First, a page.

Weeding My Garden

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GardenAfter a long, cold spring, I have enjoyed spending quality time in my garden. Hmmm… not quite. After a long, cold spring, I have enjoyed spending quality time weeding my garden. Hmmm… not really honest. Let’s try again. After a long, cold spring, I have found the quality time I have spent with my weeds to be rather thought provoking. And did I mention the sheer amount of quality quiet time that went on for hours and hours?

What is it about those colorful yellow dandelions, and thistles with roots that must go at least to China, (maybe even to Austrailia), that make my mind so at ease as I dig each one out, one by one. It’s a strange mix of soothing monotony and philosophical wonderment at the sheer variety, quantity, and historical significance of these weeds that stubbornly occupy all the corners of my mind. Why are they here? Why do they keep coming back year after year? How did they get here? A bird? A weed left from last year? Do the roots re-grow? Are the seeds blowing from gardens miles away? Do they hibernate? Why do they grow when it’s so cold, but the plants I want to see growing and vibrant are waiting for an 80 degree day to poke through the ground?

Oh, I’m still not done… Why are they so hard to get rid of? Why do they keep coming back? All things in nature serve a purpose, right? So what exactly is this purpose? To keep gardeners honest and hard-working so we really appreciate all that we end up harvesting? To keep my children out of my strawberry patch (good luck here)? However, when the members of my household figure out that spring gardening is actually pulling and digging out weeds, blissful quiet does seem to follow.

Milk ThistlesWikipedia to the rescue. Hmmm… the milk thistles in the pictures here look kind of pretty- brilliant purple blooms and all. Better yet, thistles are the ancient symbol of nobility and character according to Celtic tradition (say what?). Plus, the thistle is the symbol of Scotland. (I never did understand Europeans.) And they happen to be the favorite nectar of a number of types of butterflies. (Sorry butterflies, I will not let these thistles blossom in my garden, you’re going to have to find a nice waterway, ditch, or tall, grassy plain for dinner). But I have to admit, the thought that most comes to mind dates way back to the Garden of Eden. If mankind wouldn’t have sinned and brought this punishment of thistles to make growing food difficult for time and eternity (something about “the sweat of your brow”), would they be here? I’m guessing not. Thank you, Adam and Eve. (Although, in the 3,000 years since they lived, I’m guessing someone would have sinned, so is it really fair to blame them solely and fully?) I appreciate the literary fervor of Genesis 3:17-18, “Cursed is the ground for thy sake, in sorrow shalt you eat of it for all the days of your life.”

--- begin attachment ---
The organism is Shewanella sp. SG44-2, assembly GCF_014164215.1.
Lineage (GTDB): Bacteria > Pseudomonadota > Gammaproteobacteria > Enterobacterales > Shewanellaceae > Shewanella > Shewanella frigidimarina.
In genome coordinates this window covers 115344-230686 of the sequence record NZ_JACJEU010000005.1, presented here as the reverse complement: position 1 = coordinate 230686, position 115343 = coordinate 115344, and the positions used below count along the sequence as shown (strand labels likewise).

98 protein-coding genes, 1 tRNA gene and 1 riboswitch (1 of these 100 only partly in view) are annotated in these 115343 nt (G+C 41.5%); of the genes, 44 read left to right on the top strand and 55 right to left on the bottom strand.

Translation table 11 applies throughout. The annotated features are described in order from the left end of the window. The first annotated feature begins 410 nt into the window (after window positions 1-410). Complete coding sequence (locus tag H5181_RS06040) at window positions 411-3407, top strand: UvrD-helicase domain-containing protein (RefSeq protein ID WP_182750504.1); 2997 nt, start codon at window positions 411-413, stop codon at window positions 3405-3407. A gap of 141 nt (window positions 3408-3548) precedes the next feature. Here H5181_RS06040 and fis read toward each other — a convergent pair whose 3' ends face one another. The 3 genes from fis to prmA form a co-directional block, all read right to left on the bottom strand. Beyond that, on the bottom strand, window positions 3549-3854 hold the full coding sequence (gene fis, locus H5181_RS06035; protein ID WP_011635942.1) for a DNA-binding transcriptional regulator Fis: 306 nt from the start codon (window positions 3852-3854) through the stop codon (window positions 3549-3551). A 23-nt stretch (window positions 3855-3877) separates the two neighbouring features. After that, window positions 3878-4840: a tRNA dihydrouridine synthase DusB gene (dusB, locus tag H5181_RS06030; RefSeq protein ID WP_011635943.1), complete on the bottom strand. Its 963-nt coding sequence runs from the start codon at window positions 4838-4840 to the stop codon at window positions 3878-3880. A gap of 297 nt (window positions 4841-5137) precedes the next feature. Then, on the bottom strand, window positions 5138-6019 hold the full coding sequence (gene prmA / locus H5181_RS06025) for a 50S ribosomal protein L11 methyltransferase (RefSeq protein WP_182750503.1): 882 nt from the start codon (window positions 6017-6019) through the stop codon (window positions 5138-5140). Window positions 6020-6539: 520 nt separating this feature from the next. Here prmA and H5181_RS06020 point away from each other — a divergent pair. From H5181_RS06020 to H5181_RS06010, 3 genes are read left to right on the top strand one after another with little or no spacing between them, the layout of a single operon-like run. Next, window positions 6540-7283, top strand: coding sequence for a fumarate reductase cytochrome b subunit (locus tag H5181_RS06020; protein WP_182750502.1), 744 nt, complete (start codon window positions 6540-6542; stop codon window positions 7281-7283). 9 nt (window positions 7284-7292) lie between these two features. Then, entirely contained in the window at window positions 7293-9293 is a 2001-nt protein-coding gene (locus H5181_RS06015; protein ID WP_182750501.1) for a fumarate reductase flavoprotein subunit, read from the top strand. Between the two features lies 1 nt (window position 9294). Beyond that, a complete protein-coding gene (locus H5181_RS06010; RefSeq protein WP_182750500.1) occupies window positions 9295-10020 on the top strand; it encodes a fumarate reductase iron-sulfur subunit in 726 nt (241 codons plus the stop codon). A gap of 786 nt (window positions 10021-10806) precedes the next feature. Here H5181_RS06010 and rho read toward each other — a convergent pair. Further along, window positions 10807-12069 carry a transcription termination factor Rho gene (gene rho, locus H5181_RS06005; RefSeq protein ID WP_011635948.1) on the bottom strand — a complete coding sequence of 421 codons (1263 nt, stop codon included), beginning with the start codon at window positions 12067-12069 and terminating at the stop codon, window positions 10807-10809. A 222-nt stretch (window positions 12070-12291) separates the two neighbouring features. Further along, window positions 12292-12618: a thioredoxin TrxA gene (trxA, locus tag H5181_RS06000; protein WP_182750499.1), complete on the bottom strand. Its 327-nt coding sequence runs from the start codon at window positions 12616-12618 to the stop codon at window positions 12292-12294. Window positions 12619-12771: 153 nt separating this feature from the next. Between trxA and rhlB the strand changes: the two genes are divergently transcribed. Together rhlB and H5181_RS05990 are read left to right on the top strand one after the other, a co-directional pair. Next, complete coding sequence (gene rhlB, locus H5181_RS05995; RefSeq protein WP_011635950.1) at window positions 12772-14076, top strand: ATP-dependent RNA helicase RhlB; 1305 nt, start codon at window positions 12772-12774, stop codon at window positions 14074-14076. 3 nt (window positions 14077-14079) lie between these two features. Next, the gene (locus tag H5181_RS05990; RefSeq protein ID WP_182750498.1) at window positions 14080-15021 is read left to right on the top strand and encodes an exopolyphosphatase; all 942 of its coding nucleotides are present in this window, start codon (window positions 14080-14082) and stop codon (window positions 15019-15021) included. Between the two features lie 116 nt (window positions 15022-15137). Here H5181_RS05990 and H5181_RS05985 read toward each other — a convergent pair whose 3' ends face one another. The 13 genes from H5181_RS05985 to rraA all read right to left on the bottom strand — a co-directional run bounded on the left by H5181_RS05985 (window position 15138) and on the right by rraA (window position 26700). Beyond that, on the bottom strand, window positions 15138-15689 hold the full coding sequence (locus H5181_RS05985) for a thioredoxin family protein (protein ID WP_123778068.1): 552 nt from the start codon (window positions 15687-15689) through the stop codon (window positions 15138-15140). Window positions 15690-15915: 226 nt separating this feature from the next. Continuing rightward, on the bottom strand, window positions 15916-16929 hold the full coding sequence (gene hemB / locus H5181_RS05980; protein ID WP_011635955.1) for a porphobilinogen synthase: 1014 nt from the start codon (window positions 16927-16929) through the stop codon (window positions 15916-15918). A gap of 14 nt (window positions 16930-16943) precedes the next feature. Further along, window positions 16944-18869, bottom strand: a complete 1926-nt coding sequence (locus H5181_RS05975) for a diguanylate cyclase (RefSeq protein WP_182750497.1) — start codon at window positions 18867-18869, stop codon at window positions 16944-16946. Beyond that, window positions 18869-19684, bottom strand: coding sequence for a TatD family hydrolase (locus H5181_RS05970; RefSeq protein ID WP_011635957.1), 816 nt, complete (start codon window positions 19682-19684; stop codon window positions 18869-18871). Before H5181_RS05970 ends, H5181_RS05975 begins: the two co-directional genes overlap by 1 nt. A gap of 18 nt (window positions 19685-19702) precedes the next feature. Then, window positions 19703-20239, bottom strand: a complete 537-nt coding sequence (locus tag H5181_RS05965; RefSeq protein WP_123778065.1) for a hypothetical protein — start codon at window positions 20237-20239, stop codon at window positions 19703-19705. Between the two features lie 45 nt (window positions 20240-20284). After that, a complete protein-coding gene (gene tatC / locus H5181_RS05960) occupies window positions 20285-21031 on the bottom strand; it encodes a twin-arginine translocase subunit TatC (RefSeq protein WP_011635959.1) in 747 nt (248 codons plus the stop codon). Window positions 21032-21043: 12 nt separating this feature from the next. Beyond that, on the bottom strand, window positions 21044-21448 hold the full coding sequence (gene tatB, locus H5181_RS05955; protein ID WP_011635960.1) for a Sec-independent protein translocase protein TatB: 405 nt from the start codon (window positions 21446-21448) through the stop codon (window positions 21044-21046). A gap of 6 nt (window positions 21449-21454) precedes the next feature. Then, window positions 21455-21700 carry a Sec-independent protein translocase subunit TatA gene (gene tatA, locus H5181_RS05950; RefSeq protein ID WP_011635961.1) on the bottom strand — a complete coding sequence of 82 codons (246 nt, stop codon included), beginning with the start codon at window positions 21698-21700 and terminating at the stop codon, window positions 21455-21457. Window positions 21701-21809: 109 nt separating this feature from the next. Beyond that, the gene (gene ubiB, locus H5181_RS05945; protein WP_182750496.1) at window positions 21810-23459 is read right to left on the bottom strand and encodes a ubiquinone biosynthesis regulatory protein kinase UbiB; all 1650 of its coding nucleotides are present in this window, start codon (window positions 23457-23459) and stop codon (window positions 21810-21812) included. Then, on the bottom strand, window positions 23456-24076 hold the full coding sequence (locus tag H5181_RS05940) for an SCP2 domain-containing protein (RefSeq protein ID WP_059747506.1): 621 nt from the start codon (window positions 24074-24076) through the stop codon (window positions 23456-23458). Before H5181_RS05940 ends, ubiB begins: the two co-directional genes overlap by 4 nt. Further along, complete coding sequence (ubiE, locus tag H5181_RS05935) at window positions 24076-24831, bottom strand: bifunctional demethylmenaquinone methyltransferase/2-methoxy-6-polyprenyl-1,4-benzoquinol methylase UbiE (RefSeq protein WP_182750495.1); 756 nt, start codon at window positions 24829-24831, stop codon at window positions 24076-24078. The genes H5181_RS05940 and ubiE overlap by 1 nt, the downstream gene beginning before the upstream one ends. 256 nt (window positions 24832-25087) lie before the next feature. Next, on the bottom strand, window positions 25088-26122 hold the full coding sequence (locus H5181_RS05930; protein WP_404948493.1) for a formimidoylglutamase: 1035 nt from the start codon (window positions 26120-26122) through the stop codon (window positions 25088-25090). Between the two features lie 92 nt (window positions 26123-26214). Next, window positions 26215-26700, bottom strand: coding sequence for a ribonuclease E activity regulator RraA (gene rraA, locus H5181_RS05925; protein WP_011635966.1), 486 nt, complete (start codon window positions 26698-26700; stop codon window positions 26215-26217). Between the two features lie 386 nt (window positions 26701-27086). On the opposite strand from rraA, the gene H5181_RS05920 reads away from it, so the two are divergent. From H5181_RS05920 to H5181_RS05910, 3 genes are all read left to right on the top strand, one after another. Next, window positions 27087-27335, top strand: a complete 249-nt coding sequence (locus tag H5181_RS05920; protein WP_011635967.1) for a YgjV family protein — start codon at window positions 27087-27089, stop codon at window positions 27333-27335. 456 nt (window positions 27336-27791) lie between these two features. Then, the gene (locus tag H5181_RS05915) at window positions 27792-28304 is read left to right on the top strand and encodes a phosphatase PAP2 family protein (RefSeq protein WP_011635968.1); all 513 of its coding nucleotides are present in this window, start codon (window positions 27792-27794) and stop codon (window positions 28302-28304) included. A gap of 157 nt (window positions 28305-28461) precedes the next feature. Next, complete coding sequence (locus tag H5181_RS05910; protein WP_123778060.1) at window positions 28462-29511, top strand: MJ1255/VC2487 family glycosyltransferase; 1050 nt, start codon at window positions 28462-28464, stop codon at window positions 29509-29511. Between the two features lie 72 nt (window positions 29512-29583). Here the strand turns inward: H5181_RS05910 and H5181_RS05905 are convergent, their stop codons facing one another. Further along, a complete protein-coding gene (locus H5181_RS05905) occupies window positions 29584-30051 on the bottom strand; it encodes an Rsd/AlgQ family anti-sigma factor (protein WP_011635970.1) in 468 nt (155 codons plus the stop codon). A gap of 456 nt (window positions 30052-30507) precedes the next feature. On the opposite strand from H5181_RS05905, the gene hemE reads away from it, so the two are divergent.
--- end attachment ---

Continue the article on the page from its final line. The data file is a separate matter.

So, after a long, cold spring, I am sorrowfully taking on the punishment of weeding my cursed ground so that tiny buds of vegetable and fruit plants can catch a glimpse of sunshine. Beside the joy of putting in a good day of sweaty, hard work and an amazingly weed-free garden for three whole days, I have learned some other helpful lessons as well. Children will not bother you when weeding, because they instinctively know you will gladly share the mission of trying to find your garden through the weeds. And did you know that thistles connect one to another? Oh yes, not only does their individual root extend deep into the earth, but there is a horizontal connecting root that connects little thistle families in the same one foot square area. Apparently this allows recently plucked thistles to revive themselves to rejoin their thistle family reunion every week. Maybe it’s an analogy for something more? Hmmm… like the importance of finding the source of your pain instead of just treating the symptoms, or they will simply come back?  I don't know; that seems way too obvious.  I'll have to spend some more quality time weeding to figure this one out… oh look, I see more thistles poking through the soil. Until next time…

Happy Gardening and every other summertime hobby!
Jill
Jill Murphy
Owner/Physical Therapist
MotionWorks Physical Therapy